The Importance of Poetry #2 – Su’eddie Vershima Agema

We asked the poets shortlisted for the PEN Nigeria/Saraba Poetry Prize 3 questions about their practice and contemporary poetry, and they responded with staggering insight. Here is Su’eddie Vershima Agema, author of Tales one shouldn’t tell often.


Su’eddie Vershima Agema

Why do you write poetry, and what fascinates you about poetry?

Sometimes it is hard to simply say why one does something especially when that thing has become a way of life. It is like asking ‘Why do you breath?’ Several answers come to mind: ‘I write to pass messages’ ‘I write to change society’ ‘I write to … this or that’ I can think of a million reasons why Ithink I write, but the truth I believe is that I write poetry (scribble what I hope passes for poetry J ) because it is something that has come to be a part of me. Everything else follows – to pass a message, to let my soul speak to someone, to carry a code and all. All these follow but first, I write because it is part of who I have become. True as time goes on, it gets harder to write poetry because you are conscious of each word. When a few people begin to take you serious, more, when you begin to take what you do serious. Every word has its purpose. Is it really saying what you stand for? It becomes a tool … But maybe I am beginning to talk much like those writers with a purpose thing, abi? Hee hee hee. I be Naijarian man original!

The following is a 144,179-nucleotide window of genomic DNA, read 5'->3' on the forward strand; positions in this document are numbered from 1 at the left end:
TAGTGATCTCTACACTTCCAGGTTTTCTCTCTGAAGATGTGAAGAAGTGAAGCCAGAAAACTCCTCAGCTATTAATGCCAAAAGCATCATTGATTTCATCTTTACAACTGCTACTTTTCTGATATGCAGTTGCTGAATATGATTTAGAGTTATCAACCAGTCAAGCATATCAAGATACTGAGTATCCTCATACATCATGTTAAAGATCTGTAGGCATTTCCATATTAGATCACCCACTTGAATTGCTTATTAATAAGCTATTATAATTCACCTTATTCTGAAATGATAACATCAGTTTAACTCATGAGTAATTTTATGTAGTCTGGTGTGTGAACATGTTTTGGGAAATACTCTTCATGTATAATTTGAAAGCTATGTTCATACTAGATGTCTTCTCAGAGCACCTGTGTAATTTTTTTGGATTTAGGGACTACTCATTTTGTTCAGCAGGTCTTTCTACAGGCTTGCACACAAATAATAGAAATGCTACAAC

One’s fascination with poetry comes in a myriad reasons and when one is limited in words, you have to only pick a few and wonder if it suffices to show the extent of its beauty. Poetry is one genre that gives you the opportunity to tell a lot in so little. It brings the entirety of the vast lines of prose into a few tight lines that leave you as fulfilled as if you had read the whole work of prose. Imagine Dostoyevsky’s ‘The Brothers Karamazov’ as a poem. I dare say that many more people would have read the book to the end and enjoyed the profoundness. Imagine Milton’s ‘Paradise Lost’ as prose… Poetry weaves a lot into smaller fragments of such beautiful conciseness that leaves one marveling. Yes, it carries the action of plays too in that same conciseness. More than that, if you consider poetry to be the air out there, the breathtaking wonder of life, the stillness of nothing, the spirit of the moment; everything and nothing – then you see that poetry is indeed so much more than can be contained in words. It is the glue that brings it all together in beauty and just leaves you marveled with that ‘Wow’ feeling. Poetry. I can almost taste it now.


Is poetry important?

Who knows? Maybe. Maybe not. Okay, I am just being naughty. Poetry is important. It holds much together. While not too many people can grasp it singularly in its form in lines and stanzas, you can’t help but notice them bow when it comes out in other forms. Imagine the words as someone tries to woo another. Imagine the words as pearls of infinite wisdom pour out, for instance, in that form of our civilization that came from years on years till we can now contain in a few scripts. Think more now of apt descriptions in such imagery that leaves you marveled. Whether you find it in its strictest sense (of lines and stanzas that most people take as some form of Mathematics) or in its various other forms – as prose descriptions (as used by Toni Morrison, Abubakar Adam Ibrahim, Carlos Ruiz Zafôn, Unoma Azuah, Maik Ortserga, Pever X, Ada Agada, Toni Kan, Habila, Iduma e.t.c); those lines in a play (as perfected by the likes of Soyinka, Shakespeare, Hyginus Ekwuazi, Femi Osofisan, Jude Idada, Joshua Agbo and numerous others), then you would understand.